It is possible to make a passable green chile without meat. Possible, but unlikely. Those made without meat usually lack depth of flavor and suffer from lack of mouth feel and necessary aftertaste.

2) If meat, what kind? And how to prepare?

Traditionally, the meat of choice is pork. Fatty pork. Fat is flavor. Beef can work, but beef also lends a flavor that screams “stew,” and that is not what is desired.

Ideally, the meat is not ground, and the chunks are large enough that they remain tender in the braising process. The meat should be well seasoned. The meat, however, is a journeyman player on the team, not the star.

If pork is the choice, it should be cooked briefly in the oil used for the roux (see 6, below) before the flour is added. It should not be browned; browned meat skews the mix.

3) Aromatics?

Surprisingly few great green chiles include onions, though onion is not out of bounds. But, garlic? Oh, my, yes — we need garlic. But not huge hunks that bob around like life rafts on a searing sea. And not so much that the garlic overwhelms the blend. It is a supporting character, there to add to the body. Anyone who puts celery in green chile should be taken to the back forty and shot.

4) Seasoning?

Salt, of course, though a light hand is always advisable, One entry at the contest tasted as if it was made with sea water. Ahoy, matey!

Black pepper? Perhaps, but only a touch.

A couple entries used chile pequin as an ingredient. Too sharp, the heat too forward, too dominant — needles compared to the subtle warm blanket effect of the addition of, say, a smidge of ground Chimayo red, barely enough to change the color of the liquid.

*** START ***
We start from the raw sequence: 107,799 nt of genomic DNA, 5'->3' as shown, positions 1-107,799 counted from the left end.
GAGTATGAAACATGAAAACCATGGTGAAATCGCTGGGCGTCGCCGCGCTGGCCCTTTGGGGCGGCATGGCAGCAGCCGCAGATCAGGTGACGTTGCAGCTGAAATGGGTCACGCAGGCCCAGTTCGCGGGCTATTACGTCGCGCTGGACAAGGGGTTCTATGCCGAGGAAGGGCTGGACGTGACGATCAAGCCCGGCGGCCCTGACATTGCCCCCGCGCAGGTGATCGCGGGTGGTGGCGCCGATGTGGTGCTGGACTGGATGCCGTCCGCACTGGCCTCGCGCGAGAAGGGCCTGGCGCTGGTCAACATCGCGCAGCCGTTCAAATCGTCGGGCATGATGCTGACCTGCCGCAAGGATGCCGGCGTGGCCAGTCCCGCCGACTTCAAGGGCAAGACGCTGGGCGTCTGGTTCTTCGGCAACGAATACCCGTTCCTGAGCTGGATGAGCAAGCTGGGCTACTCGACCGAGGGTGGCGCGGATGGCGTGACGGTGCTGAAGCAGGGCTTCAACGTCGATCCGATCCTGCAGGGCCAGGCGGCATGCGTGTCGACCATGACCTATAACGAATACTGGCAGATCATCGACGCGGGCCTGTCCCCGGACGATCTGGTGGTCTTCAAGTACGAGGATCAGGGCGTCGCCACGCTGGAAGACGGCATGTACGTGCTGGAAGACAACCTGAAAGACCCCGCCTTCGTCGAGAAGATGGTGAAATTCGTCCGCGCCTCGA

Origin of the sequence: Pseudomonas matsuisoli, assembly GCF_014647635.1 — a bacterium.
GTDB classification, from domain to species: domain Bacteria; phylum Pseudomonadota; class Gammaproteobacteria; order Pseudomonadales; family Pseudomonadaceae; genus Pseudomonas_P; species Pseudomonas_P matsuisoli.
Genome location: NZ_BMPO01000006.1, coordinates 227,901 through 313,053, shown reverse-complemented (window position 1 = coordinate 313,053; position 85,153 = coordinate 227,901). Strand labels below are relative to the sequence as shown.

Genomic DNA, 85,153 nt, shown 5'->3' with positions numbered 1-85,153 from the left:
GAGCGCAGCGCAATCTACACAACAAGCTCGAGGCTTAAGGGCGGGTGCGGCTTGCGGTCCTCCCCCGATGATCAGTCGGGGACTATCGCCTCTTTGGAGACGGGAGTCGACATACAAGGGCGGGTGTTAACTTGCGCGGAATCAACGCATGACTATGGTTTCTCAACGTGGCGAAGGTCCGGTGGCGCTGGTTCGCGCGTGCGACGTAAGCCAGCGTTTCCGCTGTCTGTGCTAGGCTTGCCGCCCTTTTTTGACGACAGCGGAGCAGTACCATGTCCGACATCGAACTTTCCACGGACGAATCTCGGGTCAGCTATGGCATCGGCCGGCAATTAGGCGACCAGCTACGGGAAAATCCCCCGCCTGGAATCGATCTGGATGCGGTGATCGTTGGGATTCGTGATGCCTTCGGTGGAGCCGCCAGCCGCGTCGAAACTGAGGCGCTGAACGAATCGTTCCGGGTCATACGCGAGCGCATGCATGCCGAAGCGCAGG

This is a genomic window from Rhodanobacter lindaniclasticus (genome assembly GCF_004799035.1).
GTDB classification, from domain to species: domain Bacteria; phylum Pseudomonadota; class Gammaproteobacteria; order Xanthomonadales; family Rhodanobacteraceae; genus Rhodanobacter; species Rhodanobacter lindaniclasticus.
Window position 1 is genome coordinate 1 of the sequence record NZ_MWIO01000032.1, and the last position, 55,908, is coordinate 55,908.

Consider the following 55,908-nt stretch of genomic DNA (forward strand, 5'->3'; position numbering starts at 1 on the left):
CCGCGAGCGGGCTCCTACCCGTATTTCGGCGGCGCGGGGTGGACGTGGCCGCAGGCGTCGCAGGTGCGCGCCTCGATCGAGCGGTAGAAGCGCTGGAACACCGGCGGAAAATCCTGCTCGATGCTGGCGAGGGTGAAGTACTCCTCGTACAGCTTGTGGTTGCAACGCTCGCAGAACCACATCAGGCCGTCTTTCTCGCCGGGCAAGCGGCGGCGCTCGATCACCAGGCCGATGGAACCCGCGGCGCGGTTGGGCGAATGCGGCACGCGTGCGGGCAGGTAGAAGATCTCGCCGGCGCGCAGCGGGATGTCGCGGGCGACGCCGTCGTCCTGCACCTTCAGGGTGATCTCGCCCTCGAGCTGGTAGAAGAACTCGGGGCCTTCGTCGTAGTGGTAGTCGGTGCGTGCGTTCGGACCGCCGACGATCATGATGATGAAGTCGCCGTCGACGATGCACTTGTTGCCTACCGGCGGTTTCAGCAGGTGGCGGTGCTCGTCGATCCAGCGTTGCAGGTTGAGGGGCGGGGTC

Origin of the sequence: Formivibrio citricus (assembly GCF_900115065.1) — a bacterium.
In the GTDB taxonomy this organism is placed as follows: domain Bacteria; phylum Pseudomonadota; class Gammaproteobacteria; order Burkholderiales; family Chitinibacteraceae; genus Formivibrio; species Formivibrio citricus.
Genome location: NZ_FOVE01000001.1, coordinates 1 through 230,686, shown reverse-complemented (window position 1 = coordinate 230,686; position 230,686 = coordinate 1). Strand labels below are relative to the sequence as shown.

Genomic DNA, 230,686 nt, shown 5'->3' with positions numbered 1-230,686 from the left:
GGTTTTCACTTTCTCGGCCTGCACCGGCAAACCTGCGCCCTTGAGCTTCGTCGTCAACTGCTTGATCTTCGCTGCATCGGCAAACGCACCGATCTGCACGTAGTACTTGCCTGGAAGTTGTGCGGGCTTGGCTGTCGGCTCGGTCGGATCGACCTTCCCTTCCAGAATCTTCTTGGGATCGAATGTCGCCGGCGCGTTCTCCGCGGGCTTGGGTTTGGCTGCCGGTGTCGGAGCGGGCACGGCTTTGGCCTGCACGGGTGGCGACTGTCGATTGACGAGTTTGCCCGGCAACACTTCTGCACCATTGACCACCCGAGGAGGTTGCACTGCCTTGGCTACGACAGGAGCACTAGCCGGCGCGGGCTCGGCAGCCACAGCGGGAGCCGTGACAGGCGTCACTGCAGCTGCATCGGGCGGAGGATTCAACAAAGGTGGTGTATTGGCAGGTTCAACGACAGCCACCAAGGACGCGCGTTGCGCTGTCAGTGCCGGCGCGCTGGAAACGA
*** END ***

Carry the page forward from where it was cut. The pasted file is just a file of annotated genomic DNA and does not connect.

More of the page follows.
5) Base?

Some purists say water.

Far preferable to the soup base used in some of the contest entries. A soup base has seasonings that push the blend in a depressing direction.

Some of the great greens are made, however, with water and chicken stock, or just the stock. The stock provides a velvety platform and just a hint of flavor. Beef stock? See 2 above. Pork stock? I’ve never tried it but, hey, why not? Makes sense. If you have the time to burn, plunge in. Let me know how it works out.

6) Thickener? Roux or reduction?

A roux is common in the tradition. Fat and flour, cooked together, with the base liquid added to achieve the correct consistency (not too watery, never pot-pie thick — reserve the true goo for chile con queso). The key question here, the answer to which will have a dramatic effect on the final product, concerns the kind of fat (see 7).

The roux is the launch pad. The meat is cooked in the fat to provide flavor, the flour is added, then cooked long enough to get rid of the flour taste. Some cook it to the blond roux stage before liquid is added.

Save the cornstarch for Chinese food.

7) Fat. Animal or vegetable?

One of our entries used butter. Great for sauces, totally inappropriate for green chile.

Olive oil? Debateable. At best, a low-grade olive oil can pull the wagon, since there is little if any olive flavor. If an oil is used, it should be relatively tasteless, like canola oil.